Water is a Jerk -- Part I

If asked about how water moves, most people would say with gravity or that water flows to the point of least resistance. Which is certainly true, but I want you to get that out of mind when thinking about water infiltration into your house.

Think of it like this instead. Water is actively and maliciously trying to ruin you and everything you love.

Imagine that water is actively trying to get through the most microscopic cracks in your foundation wall to ruin that new carpet in your basement. Or that it’s eagerly seeking a path it can take through a crack in your vinyl siding so it can get behind it and start growing mold. Or that it’s gathering in the attic because of poor ventilation to ruin your ceiling and make potential buyers balk because they see a stain on the ceiling.

Billions of malicious drops and they all hate you, specifically.

Billions of malicious drops and they all hate you, specifically.

Protect your home from water like you owe it money and insulted its sister.

There’s a lot of different ways that water can get into your house, so I expect I’ll make this a mini-series. Today’s topic, though:

Grading

One of the first things a typical home inspector looks at when inspecting a house is the grading around the house. It can often identify other problems, such as flooding in the basement, before we even step inside the house.

Grading refers to the slope of the ground around the house. By code, it should slope away from the house at a rate of one inch per foot for six feet. That means that six feet out from the house it’s dropping an inch a foot. Why is that important? Because it allows water to run away from the house—away from the foundation wall or the wall covering. If water runs into the house, you end up with foundation damage and potential basement leaks.

Sometimes its impossible to have a slope away from the house because of the terrain. In that case, you can install a French drain. This is a buried pipe that catches water flowing toward the house and whisks it off to somewhere it can’t do harm.

This all sounds pretty simple—and indeed it is, but it is one of the most common problems I list on reports. Many times too, when people have problems with water in their basement they turn to other solutions: painting the walls (effective only for a very short time), tarring the outside of the foundation wall (a good plan, but only part of the solution), or in the case of one house—pouring concrete in the basement to attempt to funnel the water toward a sump pump.

For some reason, when I searched stock images for “why”, I got mostly cat pictures. I’ll throw in a cat picture later just for fun.

For some reason, when I searched stock images for “why”, I got mostly cat pictures. I’ll throw in a cat picture later just for fun.

The latter was the least effective of all, as you might imagine. An effective solution would involve fixing the grading around the house and ensuring all gutters and downspouts are working properly and not clogged. Ah! About downspouts . . .

Another common problem are downspouts terminating in such a way that they direct water toward the house. This is so, so easy to fix. All that has to be done is to put an extension or piece of corrugated pipe so that the water is directed well away from the house. This sounds simple, but is often overlooked by homeowners. My house has had a problem with basement flooding and just adding pipe or extensions to some of the downspouts that needed it cut that problem in half. Just that simple!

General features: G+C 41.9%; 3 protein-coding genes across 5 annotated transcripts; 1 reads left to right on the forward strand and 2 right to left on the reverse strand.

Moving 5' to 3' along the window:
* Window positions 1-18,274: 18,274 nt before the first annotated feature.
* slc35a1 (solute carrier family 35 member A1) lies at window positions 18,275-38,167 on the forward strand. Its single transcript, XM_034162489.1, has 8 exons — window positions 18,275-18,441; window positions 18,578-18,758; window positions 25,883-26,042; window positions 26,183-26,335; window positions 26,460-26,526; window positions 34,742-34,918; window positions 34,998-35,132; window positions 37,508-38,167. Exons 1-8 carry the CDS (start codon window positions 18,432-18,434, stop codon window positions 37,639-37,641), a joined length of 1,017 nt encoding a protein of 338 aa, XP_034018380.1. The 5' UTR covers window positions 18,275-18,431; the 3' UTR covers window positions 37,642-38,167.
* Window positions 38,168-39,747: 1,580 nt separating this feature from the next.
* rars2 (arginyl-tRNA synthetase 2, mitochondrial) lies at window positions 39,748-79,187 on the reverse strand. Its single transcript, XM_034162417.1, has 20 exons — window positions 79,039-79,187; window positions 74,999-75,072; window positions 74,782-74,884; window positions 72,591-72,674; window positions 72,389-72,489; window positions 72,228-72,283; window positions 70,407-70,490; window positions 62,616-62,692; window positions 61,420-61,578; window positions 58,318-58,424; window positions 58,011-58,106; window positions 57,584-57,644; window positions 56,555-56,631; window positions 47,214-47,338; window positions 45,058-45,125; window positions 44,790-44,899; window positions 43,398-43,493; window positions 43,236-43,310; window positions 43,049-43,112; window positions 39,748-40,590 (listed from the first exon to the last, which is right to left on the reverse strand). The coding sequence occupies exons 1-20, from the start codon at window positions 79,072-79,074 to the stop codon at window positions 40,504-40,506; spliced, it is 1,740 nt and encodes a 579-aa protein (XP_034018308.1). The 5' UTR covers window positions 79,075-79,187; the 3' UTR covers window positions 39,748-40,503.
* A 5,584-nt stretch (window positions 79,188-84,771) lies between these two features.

Remember, water hates you and your family, but it has its limitations. It can’t disobey the law of gravity (thought it can be creative) so it can’t flow uphill. Exploit this weakness in your opponent and keep your basement carpet warm and dry, like it should be.

As promised.

As promised.

It's Electric--Most Common Problems With Electrical Panels

Most people are never going to open their electrical panels and that’s a good thing. If you’re at the point where you’re opening your panel it probably means something is wrong. As home inspectors, opening the panel is one of my favorite parts of the inspection because it’s one of the parts of the house that really need a good review. Your electrical system is essential to modern life and it’s frustrating when it doesn’t work properly. It can also be expensive to fix and needless to say, it can be dangerous when it goes wrong. House fires and electrical shock are a very real concern.

There’s a myriad of things that we’re looking for when we take the panel cover off, but it’s pretty easy to narrow down the most common issues we find to four. Here are the most common problems we end up putting on the inspection report about the electrical panel:

  1. Double Tapped Breakers

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For a breaker to be double tapped means that there are two wires running to it instead of just one. Electrical code requires only one wire per breaker (aside from a few breakers that are built specifically to allow it)—and there is a good reason for that. Double tapping increases the chance the wires will become loose—which can lead to arcing, scorching, and/or fires.

Luckily, fixing it is easy if there’s enough room/amperage available in the panel. You simply have to install a new, appropriately sized breaker and run one of the wires to that instead. Easy peasy.

2. Empty Punch-Outs

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Every panel comes with punch-outs (or knock-outs) that are designed to allow wires to enter the panel in any way that might be necessary. Typically, they aren’t removed unless they’re actually being used, but sometimes we find one punched out and left empty. Similarly, sometimes one has wires running through and no connector—meaning the wires are rubbing against the rough edge of the panel. In either of these cases, it’s again an easy fix. A connector can be used to seal the gap so that moisture doesn’t enter the panel—or insects or pests. None of those are positive things to have around that much electricity.

3. Spacing